Thank you for the opportunity to participate in this committee’s important work. My name is Michelle Bell and I am the Director of Child, Youth and Family Advocacy for The Federation of Community Social Services of BC.
The Federation represents a group of over 155 community-based social services organizations serving more than 250 communities across BC, both on and off recognized First Nations territories. Our member organizations represent nearly $1 billion of non-charitable revenue and offer a broad range of services and programs that support BC’s families, children and youth, seniors, people living with addictions or mental health issues, and low-income families and individuals.
The community social services sector addresses issues that many people in society prefer to ignore or avoid. We care for those who need care, support those who have no one else, and advocate on behalf of the people and populations who have been left out of the policies and programs that cater to the more visible and dominant groups in society.
The people we serve—low-income families, people with disabilities, kids in care, seniors, folks struggling with their mental health or substance use problems—are often blamed for their situation, as if it were a choice or a character flaw rather than a symptom of colonialism, racism, bureaucracy, and stigma. But we benefit from the laws and systems that neglect them and it is our duty to right those wrongs.
What is needed
We need to address that inequity. We need to look at the barriers to substance use treatment and identify which groups struggle to get access and why. We need to focus as much energy and attention on suburbia and schoolyards as we do on emergency rooms and SROs. We need a broadly-accessible safe supply to slow down the tragic death toll but we also need investments and cross-ministry collaboration to prevent the damage to young lives that leads our youths to problematic substance use in the first place.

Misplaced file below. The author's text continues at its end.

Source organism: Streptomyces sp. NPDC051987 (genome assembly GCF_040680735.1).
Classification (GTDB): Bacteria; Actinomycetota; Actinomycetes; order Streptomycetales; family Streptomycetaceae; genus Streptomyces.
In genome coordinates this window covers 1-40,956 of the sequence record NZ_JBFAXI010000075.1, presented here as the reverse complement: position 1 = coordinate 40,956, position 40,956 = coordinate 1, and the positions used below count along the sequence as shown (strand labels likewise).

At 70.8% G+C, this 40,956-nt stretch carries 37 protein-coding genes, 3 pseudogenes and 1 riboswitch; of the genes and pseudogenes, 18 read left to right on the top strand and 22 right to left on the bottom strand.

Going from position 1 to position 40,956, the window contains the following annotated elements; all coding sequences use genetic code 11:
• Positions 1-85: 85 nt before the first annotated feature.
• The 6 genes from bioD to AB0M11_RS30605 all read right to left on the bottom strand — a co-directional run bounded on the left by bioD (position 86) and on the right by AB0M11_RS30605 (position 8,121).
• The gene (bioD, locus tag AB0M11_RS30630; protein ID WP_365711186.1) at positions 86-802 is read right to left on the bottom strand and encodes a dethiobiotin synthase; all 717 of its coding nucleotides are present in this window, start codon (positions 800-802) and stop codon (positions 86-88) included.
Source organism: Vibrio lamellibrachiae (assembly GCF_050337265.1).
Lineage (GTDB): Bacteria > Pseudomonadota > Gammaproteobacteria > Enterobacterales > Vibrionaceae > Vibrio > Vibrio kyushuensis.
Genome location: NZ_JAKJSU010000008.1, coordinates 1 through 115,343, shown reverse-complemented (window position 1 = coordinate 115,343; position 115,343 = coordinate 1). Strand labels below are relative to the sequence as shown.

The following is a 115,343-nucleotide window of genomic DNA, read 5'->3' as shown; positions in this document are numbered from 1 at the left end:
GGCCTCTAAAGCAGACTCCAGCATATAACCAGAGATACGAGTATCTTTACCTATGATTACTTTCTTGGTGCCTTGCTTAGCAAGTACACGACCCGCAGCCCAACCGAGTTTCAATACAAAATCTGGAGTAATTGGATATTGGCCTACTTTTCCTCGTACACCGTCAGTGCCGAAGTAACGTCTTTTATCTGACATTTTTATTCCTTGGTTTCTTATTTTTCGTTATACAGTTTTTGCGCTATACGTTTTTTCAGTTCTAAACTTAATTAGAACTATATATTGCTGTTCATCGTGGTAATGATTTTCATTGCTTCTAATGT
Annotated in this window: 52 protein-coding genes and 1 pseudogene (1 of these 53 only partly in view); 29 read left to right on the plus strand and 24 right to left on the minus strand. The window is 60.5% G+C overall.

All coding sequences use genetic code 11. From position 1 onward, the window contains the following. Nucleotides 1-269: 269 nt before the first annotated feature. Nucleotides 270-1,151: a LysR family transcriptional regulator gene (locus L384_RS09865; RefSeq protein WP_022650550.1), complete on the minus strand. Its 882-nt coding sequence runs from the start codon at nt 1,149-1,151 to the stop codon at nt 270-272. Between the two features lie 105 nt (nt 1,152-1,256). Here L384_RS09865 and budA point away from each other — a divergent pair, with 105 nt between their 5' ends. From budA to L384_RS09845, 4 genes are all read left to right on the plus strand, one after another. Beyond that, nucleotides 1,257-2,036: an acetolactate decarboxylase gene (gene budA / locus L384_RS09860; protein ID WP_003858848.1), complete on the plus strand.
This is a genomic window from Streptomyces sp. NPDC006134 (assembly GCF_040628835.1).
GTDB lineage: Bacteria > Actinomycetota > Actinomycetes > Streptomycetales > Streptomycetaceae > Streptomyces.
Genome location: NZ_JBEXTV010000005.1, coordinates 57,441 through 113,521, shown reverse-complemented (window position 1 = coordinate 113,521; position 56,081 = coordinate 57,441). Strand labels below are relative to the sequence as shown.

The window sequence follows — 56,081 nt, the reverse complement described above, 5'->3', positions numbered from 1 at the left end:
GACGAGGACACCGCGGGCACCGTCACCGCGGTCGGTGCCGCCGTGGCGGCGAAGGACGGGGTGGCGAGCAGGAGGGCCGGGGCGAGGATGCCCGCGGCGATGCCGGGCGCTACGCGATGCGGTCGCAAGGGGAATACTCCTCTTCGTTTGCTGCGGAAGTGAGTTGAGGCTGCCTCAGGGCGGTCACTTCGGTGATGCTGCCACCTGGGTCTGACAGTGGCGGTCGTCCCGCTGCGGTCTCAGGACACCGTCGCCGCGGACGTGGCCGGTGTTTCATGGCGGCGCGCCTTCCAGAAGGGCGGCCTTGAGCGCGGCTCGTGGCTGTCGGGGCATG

Our recommendations for addressing the illicit drug toxicity and overdose crisis are tangible solutions but they require and demand a fundamental shift in how this government understands and approaches substance use treatment and prevention.
Recommendation 1: Review and revisit A Pathway to Hope and invest in community-identified priority actions.
The Ministry of Health and the Ministry of Mental Health and Addictions should work with the community social services sector (and the Ministry of Social Development and the Ministry of Children and Family Development as needed) to evaluate A Pathway to Hope and the 2021 Progress Report and identify priority actions for investment and a framework for implementing changes and investments. A more balanced system of care needs investments in a full spectrum of services—upstream services and interventions for children and young adults in addition and downstream services like crisis intervention and long-term treatment beds. An updated framework would move beyond prevention and treatment to long-term wellbeing and would be anti-oppressive, trauma-informed, and community-led.
Recommendation 2: Invest in community-led, multi-disciplinary outreach and intervention teams.
The government should provide ongoing funding for collaborative teams co-led by community social service providers. Decision-makers from the Ministry of Health, the Ministry of Mental Health and Addictions, and the Ministry of Children and Family Development should be involved and engaged to understand and help address community-specific needs and gaps in crisis-response services.
Recommendation 3: Embrace and expand safe supply initiatives by whatever means necessary.
You can’t stop drug use; you can only make it unsafe. Abstinence-based approaches have and will continue to fail. We understand this principle very well when it comes to other things (you can’t prevent abortion; you can only make it unsafe), but until this truth is understood and accepted by decision-makers, kids and siblings and parents will keep dying from toxic drugs unnecessarily. This government must invest in broad, accessible, and immediate safe supply. During the COVID-19 public health crisis, our province went above and beyond to prevent every death. The overdose crisis demands just as urgent a response.